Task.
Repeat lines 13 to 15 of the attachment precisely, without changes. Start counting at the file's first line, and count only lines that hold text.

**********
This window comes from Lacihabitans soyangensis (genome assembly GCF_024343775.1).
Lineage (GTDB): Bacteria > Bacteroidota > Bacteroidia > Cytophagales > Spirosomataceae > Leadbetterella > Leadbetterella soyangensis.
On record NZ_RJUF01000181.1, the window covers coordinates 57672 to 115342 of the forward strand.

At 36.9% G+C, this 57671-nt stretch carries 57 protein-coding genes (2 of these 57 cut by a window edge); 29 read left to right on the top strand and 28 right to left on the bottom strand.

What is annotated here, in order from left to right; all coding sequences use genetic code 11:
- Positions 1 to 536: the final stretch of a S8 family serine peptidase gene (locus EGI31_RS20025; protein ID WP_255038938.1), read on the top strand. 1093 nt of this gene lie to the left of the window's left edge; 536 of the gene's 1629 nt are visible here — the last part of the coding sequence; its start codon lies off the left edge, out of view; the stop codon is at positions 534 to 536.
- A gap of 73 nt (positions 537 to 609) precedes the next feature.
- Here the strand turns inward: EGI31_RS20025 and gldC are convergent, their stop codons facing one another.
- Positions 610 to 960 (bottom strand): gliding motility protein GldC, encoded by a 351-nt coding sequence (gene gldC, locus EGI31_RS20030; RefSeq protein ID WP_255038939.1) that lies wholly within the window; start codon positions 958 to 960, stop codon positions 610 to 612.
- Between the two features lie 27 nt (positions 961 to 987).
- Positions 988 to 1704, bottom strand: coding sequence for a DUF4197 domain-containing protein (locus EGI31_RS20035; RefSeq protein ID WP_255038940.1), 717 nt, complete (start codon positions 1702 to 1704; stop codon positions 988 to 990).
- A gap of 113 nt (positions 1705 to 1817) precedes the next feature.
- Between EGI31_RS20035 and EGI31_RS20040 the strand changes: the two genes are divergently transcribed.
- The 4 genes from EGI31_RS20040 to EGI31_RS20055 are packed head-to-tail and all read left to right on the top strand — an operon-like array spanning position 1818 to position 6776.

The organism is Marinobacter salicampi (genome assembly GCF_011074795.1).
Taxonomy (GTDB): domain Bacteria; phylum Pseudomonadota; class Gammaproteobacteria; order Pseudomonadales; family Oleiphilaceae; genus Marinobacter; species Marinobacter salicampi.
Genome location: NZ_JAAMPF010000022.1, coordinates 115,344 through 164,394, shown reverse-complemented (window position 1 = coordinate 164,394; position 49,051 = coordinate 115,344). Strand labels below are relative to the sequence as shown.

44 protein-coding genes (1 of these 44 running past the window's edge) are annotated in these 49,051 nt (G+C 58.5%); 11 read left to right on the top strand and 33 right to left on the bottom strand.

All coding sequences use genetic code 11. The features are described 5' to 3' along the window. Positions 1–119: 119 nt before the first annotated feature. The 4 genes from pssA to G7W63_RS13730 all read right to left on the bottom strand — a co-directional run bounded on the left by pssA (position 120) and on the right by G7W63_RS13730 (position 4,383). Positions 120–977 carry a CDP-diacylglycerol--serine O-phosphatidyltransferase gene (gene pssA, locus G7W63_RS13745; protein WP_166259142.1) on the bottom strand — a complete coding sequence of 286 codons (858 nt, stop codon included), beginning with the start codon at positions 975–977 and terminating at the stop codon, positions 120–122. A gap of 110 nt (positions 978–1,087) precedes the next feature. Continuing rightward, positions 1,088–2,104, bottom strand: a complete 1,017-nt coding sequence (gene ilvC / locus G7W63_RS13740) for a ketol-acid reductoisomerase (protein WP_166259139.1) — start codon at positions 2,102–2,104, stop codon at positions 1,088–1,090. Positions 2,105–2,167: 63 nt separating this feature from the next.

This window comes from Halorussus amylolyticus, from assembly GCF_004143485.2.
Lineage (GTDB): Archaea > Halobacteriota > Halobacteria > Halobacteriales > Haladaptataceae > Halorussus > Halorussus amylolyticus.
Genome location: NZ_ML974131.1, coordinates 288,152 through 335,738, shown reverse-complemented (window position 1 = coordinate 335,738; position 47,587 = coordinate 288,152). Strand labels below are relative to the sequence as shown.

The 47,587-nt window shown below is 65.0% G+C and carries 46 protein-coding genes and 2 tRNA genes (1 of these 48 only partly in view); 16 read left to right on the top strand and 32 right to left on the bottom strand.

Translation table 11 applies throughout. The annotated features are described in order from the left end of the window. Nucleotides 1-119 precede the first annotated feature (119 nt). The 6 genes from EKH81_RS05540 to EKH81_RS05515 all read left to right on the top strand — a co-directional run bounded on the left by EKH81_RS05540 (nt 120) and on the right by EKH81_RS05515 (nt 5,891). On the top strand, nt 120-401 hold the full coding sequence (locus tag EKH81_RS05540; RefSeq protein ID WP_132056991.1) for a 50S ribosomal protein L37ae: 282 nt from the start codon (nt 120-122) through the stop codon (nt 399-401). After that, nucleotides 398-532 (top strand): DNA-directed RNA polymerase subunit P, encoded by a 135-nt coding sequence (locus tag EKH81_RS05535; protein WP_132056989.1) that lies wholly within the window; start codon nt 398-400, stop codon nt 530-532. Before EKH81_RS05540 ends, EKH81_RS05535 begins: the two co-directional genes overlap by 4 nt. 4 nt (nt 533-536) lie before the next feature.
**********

- Between EGI31_RS20035 and EGI31_RS20040 the strand changes: the two genes are divergently transcribed.
- The 4 genes from EGI31_RS20040 to EGI31_RS20055 are packed head-to-tail and all read left to right on the top strand — an operon-like array spanning position 1818 to position 6776.

The organism is Marinobacter salicampi (genome assembly GCF_011074795.1).